I learned that I am much stronger and much more fearless than I gave myself credit for. I learned that trust is the most important element in any relationship but like all wounds, my relationship with trust can and would heal. I learned that there was the potential for me to achieve what I truly wanted for myself, for my life and in my relationships – but that core beliefs I held about who I thought I was and who I thought I couldn’t be stood in the way of getting that life and making those dreams come true.

Where are you now in your life?
I am the most successful I’ve ever been. I have found and fallen in love with a man who is not a sex addict, and who shares so many of my interests, beliefs, and core values. He truly sees me for who I am, flaws, wounds, and all – and adores me. We moved in together several months ago and I wake up nearly every day in a state of wonder: Is this really my life? Am I really this lucky? Have things changed so quickly that two short years ago I was miserable and at some point even contemplated driving my car into a telephone poll? And now, today, I have everything I’ve ever wanted? I periodically have moments of doubt, of fear, but I have tools that help me work through where the fear and doubt is truly coming from, and how to communicate it to my partner, to colleagues, to friends, and even to my family in a healthy way.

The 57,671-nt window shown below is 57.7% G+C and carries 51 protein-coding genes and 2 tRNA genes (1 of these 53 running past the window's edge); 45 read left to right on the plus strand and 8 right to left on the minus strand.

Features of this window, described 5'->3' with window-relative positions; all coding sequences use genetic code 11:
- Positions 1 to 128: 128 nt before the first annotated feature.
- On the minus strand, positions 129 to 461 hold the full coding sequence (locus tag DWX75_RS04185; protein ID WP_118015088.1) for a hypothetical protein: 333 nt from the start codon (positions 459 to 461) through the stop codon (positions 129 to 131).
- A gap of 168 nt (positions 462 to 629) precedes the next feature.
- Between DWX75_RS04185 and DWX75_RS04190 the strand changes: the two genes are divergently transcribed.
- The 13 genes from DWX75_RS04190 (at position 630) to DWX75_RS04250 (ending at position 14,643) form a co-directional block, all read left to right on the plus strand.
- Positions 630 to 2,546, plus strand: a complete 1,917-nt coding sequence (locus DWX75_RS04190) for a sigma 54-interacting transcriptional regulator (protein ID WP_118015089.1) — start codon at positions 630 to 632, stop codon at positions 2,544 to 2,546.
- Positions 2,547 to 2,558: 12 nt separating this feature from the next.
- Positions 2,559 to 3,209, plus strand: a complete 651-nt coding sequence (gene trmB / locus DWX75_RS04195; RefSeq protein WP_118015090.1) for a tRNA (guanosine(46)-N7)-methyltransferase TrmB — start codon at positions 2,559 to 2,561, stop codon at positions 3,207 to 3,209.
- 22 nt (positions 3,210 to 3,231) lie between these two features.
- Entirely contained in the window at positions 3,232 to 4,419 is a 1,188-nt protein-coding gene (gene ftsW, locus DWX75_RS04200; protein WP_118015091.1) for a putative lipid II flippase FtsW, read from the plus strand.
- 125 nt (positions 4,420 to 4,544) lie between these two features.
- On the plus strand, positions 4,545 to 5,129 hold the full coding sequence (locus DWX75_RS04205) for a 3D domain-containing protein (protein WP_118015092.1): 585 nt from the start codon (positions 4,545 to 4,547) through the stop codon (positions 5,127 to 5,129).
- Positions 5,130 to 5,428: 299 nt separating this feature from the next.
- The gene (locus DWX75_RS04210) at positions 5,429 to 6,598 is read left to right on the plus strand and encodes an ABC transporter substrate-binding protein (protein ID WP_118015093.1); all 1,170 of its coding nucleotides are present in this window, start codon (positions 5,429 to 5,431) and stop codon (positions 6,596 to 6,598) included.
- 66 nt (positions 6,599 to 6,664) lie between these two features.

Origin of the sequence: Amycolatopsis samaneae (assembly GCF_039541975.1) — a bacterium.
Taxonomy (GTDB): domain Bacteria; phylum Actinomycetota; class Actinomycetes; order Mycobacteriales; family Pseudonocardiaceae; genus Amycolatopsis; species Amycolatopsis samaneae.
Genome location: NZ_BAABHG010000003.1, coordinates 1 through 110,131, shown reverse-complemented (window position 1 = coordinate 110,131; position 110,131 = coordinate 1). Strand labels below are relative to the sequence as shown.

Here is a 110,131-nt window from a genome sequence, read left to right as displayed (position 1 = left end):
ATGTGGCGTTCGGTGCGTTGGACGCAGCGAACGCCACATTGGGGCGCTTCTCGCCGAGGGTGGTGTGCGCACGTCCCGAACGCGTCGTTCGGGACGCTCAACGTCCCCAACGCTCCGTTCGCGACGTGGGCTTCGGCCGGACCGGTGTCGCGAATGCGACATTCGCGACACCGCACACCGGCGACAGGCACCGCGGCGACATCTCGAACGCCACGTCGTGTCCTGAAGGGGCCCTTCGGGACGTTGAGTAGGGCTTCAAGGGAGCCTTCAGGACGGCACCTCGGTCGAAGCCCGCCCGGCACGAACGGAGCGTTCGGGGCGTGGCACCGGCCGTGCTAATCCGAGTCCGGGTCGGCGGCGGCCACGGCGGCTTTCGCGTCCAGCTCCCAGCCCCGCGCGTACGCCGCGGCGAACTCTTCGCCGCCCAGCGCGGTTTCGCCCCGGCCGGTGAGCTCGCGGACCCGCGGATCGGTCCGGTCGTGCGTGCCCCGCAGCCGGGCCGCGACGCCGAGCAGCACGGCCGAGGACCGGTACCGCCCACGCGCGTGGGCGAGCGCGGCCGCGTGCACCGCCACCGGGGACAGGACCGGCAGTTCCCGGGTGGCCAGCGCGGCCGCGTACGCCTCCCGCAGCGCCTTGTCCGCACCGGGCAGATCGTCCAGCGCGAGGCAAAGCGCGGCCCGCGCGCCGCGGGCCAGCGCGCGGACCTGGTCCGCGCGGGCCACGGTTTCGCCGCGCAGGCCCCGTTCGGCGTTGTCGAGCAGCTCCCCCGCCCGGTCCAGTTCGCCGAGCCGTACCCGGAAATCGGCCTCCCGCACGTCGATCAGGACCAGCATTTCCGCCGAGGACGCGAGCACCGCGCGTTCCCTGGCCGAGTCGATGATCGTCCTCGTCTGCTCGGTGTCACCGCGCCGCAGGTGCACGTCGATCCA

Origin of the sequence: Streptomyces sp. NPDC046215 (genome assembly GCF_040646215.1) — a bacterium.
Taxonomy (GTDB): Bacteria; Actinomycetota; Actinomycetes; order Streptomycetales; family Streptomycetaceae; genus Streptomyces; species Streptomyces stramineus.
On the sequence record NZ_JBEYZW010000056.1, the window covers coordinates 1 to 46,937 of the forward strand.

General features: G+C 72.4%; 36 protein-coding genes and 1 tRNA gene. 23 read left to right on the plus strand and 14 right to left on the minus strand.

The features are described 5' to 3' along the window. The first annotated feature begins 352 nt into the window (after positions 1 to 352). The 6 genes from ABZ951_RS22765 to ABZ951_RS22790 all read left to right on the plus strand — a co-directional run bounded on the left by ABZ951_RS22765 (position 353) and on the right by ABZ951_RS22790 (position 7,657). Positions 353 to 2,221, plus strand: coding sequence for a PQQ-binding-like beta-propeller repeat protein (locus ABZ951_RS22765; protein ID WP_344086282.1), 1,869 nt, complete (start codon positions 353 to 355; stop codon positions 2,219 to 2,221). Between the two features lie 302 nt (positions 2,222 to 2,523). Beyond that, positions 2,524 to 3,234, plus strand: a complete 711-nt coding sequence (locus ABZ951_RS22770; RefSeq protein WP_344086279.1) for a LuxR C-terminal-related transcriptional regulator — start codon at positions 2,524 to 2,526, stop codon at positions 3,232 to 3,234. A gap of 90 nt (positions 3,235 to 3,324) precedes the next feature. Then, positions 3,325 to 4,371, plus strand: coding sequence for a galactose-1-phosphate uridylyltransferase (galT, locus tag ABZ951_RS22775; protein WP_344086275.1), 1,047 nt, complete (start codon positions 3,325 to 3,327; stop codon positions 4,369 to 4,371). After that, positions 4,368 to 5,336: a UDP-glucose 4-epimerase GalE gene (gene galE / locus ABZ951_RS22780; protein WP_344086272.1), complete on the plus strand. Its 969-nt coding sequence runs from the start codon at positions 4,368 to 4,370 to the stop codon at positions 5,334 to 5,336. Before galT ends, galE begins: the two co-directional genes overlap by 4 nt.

What are your gratitudes?
I’m grateful for my ex-boyfriend for having the strength and courage to be honest with me about his addiction, his infidelities, and his lies. I’m grateful that it forced me into therapy, and that through therapy, I was forced to take a long hard look at who I really was and the choices I was making that kept me from living up to my true potential. I’m grateful for having the strength and courage and patience to come to the decision to leave him and trust that I would be okay. I’m grateful for the process of therapy – while not always easy, and not always fun, I learned the tools that have allowed me to move into a life that I’d always dreamed of. I’m grateful for my partner, for the love we share and the support he gives me as I continue to pursue my dreams.

What would you like to say to others that could be helpful to their journey?